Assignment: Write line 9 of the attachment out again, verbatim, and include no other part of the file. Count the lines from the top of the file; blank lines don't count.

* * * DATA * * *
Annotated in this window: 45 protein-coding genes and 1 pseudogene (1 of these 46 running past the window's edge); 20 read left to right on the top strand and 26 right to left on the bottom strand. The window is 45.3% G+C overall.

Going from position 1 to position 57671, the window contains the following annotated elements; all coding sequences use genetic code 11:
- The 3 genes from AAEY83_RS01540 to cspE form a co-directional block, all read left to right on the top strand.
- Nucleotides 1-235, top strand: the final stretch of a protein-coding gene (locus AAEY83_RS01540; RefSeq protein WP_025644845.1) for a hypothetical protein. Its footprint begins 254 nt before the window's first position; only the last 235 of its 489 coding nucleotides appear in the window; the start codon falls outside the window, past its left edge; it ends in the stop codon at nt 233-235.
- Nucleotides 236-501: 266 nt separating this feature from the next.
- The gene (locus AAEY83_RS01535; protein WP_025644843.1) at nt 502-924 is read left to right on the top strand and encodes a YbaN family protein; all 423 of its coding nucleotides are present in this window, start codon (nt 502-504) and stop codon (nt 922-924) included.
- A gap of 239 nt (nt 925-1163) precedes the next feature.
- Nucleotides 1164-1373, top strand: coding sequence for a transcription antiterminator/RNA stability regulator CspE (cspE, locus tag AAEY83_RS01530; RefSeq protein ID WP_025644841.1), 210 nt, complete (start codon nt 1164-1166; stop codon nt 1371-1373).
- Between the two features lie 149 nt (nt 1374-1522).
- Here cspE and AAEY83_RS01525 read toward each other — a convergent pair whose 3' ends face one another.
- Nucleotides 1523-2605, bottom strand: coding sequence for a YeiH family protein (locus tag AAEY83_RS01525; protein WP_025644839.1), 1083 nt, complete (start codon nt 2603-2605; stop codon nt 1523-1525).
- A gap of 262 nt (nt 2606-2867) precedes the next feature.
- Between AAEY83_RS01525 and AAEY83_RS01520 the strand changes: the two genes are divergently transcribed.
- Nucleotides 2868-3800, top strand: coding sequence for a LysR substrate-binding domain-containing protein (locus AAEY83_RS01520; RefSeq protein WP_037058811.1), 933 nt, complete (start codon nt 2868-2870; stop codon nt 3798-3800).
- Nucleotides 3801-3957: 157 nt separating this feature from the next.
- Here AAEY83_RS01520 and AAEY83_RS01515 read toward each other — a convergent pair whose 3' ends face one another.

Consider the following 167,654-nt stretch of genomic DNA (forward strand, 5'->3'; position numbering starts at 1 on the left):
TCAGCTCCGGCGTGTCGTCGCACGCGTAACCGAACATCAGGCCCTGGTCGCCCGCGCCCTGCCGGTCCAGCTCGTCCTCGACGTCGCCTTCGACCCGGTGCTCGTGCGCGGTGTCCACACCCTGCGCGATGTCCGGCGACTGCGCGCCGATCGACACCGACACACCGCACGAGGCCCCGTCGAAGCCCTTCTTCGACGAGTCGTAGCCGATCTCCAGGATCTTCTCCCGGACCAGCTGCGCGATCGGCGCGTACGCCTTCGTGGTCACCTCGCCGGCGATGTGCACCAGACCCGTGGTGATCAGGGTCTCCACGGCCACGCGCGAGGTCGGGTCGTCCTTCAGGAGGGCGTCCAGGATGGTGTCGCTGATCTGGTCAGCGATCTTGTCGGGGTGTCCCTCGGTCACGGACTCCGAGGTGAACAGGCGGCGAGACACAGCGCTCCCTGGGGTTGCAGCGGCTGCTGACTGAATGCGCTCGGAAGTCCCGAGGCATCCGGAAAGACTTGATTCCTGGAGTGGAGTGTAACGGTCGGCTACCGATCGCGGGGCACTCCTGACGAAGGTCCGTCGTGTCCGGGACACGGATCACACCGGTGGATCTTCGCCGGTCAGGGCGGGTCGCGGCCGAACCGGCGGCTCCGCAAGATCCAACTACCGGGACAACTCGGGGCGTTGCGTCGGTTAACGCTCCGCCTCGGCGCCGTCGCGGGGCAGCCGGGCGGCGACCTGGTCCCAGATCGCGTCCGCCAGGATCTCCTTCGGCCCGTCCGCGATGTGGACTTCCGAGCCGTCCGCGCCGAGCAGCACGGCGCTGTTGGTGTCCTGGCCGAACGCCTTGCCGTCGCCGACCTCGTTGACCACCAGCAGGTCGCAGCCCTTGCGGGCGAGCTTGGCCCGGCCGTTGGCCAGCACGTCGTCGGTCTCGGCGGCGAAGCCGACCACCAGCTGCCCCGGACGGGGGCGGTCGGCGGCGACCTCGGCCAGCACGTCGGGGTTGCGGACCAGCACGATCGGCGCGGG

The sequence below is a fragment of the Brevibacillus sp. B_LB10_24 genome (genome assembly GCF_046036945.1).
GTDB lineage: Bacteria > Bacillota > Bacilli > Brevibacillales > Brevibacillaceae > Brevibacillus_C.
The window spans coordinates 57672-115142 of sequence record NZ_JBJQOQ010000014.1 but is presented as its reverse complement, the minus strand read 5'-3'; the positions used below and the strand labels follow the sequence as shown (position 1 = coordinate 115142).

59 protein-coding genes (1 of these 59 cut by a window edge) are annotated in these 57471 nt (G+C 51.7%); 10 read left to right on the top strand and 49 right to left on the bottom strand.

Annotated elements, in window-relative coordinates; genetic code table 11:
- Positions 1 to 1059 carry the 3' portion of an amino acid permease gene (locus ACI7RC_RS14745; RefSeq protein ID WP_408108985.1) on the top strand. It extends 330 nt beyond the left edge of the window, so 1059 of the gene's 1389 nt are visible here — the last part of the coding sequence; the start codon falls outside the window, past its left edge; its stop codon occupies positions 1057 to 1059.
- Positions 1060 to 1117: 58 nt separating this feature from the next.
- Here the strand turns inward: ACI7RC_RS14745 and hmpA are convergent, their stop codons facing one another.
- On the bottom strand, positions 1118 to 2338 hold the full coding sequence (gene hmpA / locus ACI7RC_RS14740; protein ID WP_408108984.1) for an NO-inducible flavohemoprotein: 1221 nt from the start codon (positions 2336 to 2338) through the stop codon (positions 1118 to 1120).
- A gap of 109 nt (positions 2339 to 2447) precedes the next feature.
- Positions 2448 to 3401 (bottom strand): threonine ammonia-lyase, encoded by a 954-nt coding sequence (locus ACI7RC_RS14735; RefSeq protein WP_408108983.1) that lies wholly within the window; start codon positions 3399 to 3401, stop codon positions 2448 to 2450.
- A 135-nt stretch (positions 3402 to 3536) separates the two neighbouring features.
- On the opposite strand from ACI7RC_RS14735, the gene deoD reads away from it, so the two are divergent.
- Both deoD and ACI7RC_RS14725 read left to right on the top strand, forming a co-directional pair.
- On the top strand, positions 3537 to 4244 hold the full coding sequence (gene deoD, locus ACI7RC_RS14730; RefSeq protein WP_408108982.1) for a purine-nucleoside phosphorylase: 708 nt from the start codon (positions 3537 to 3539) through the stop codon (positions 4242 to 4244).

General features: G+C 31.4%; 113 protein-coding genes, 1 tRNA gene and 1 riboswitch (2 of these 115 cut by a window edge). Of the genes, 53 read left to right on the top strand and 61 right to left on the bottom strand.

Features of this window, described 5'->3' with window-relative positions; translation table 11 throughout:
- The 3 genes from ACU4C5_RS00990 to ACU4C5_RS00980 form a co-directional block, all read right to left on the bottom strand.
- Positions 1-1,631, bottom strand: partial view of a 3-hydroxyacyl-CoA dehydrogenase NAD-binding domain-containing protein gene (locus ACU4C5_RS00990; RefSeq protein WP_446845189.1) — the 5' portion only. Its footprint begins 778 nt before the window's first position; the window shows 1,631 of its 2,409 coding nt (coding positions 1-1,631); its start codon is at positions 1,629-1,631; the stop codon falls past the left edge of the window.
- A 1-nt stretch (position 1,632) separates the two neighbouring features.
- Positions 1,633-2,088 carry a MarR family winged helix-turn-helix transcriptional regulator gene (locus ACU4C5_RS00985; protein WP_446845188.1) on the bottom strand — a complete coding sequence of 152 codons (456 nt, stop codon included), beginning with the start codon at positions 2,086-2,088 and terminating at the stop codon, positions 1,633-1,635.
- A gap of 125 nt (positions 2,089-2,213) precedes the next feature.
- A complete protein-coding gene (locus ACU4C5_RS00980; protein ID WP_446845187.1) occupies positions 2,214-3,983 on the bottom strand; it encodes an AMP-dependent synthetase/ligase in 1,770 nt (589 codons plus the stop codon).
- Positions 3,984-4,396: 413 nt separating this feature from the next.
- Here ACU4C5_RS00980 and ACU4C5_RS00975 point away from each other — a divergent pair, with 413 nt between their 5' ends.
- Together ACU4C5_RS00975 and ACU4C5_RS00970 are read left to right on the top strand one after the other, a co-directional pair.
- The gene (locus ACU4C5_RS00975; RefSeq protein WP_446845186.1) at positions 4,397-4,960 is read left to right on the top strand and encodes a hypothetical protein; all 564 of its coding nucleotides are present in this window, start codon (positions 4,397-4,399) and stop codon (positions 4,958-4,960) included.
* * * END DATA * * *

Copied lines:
- Between the two features lie 149 nt (nt 1374-1522).